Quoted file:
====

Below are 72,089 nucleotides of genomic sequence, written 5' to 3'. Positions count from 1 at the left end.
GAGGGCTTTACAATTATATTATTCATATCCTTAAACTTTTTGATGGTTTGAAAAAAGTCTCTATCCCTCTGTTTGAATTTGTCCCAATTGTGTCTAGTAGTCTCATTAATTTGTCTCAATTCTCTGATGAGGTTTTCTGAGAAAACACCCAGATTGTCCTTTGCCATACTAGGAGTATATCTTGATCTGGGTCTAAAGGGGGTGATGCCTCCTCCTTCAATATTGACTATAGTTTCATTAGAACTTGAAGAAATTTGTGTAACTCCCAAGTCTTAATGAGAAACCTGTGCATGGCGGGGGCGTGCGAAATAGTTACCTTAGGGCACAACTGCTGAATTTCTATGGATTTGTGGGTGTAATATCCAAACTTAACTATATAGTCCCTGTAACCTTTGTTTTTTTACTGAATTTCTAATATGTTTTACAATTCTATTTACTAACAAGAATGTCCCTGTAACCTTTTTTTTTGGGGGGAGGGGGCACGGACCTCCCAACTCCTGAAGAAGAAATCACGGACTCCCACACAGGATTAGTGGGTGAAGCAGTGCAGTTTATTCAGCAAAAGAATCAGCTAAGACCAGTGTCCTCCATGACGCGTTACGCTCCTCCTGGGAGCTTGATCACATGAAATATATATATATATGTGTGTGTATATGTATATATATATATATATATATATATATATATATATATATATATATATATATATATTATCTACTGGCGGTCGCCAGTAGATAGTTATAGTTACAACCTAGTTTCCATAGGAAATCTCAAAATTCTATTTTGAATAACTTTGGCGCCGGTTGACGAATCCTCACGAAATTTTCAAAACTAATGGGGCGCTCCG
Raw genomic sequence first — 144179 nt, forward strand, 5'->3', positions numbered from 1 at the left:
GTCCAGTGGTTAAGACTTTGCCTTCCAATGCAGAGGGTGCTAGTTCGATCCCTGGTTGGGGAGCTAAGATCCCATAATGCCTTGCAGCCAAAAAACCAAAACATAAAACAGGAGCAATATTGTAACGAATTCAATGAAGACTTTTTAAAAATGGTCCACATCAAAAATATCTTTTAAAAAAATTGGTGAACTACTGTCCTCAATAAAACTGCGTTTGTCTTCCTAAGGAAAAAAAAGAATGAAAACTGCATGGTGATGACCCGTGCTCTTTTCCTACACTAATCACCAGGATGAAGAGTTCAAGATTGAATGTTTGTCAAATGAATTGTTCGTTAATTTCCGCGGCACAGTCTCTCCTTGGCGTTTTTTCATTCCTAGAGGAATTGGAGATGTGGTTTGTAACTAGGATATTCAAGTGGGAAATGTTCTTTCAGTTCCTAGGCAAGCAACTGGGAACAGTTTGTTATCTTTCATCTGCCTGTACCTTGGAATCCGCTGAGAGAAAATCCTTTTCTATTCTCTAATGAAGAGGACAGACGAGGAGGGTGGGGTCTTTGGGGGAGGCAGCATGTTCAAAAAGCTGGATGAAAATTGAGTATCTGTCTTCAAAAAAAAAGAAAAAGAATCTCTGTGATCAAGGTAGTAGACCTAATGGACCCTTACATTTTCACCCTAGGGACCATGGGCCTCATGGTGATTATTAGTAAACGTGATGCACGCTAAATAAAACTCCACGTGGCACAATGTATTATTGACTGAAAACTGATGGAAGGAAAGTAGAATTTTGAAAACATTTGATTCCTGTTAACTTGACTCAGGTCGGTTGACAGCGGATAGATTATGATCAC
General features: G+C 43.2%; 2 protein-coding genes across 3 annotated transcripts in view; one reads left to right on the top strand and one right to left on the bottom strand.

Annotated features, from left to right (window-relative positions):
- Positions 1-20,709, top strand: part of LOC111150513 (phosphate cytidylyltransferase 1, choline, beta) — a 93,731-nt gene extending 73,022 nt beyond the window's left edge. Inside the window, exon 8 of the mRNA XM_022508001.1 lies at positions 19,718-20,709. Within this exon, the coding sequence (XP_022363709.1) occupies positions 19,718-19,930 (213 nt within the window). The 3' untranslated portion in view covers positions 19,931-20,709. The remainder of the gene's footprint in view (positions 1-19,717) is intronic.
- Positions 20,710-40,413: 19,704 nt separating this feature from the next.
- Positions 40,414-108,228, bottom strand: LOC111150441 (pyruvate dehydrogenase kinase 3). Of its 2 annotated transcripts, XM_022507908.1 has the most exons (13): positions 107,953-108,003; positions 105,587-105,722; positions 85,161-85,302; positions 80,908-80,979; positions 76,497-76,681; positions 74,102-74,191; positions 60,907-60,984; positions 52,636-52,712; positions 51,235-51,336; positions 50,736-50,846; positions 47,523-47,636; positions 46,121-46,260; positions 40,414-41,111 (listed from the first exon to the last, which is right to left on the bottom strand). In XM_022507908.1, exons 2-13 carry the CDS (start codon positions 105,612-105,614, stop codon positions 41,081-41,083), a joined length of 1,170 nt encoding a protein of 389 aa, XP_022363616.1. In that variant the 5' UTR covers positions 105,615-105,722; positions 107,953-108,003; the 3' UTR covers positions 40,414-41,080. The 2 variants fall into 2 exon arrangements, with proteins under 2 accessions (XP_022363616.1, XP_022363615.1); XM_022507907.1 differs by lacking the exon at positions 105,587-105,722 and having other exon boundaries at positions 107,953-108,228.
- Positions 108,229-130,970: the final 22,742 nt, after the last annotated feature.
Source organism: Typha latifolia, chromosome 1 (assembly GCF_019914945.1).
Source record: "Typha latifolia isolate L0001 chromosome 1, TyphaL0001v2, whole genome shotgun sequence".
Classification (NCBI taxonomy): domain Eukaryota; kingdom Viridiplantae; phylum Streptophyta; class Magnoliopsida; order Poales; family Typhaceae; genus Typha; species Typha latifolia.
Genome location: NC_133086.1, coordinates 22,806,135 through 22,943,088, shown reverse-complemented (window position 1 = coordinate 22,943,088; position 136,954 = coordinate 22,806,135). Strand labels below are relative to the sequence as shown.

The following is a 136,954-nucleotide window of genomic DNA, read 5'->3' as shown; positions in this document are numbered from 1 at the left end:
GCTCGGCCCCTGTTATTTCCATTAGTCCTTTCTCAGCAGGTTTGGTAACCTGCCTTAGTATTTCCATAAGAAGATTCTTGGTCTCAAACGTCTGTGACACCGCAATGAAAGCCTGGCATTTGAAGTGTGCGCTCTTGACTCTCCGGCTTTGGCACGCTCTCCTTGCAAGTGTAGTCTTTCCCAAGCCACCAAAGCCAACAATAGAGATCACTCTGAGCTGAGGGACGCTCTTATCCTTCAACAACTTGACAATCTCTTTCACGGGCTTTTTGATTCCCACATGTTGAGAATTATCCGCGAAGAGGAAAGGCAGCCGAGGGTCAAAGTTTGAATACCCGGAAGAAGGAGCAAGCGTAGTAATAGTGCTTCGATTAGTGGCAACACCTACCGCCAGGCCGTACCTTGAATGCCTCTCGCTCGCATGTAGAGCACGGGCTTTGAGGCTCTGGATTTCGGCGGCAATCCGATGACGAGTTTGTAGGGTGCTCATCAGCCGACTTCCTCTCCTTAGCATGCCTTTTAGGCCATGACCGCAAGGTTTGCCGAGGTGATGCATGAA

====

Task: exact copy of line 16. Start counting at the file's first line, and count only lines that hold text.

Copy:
GCTCGGCCCCTGTTATTTCCATTAGTCCTTTCTCAGCAGGTTTGGTAACCTGCCTTAGTATTTCCATAAGAAGATTCTTGGTCTCAAACGTCTGTGACACCGCAATGAAAGCCTGGCATTTGAAGTGTGCGCTCTTGACTCTCCGGCTTTGGCACGCTCTCCTTGCAAGTGTAGTCTTTCCCAAGCCACCAAAGCCAACAATAGAGATCACTCTGAGCTGAGGGACGCTCTTATCCTTCAACAACTTGACAATCTCTTTCACGGGCTTTTTGATTCCCACATGTTGAGAATTATCCGCGAAGAGGAAAGGCAGCCGAGGGTCAAAGTTTGAATACCCGGAAGAAGGAGCAAGCGTAGTAATAGTGCTTCGATTAGTGGCAACACCTACCGCCAGGCCGTACCTTGAATGCCTCTCGCTCGCATGTAGAGCACGGGCTTTGAGGCTCTGGATTTCGGCGGCAATCCGATGACGAGTTTGTAGGGTGCTCATCAGCCGACTTCCTCTCCTTAGCATGCCTTTTAGGCCATGACCGCAAGGTTTGCCGAGGTGATGCATGAA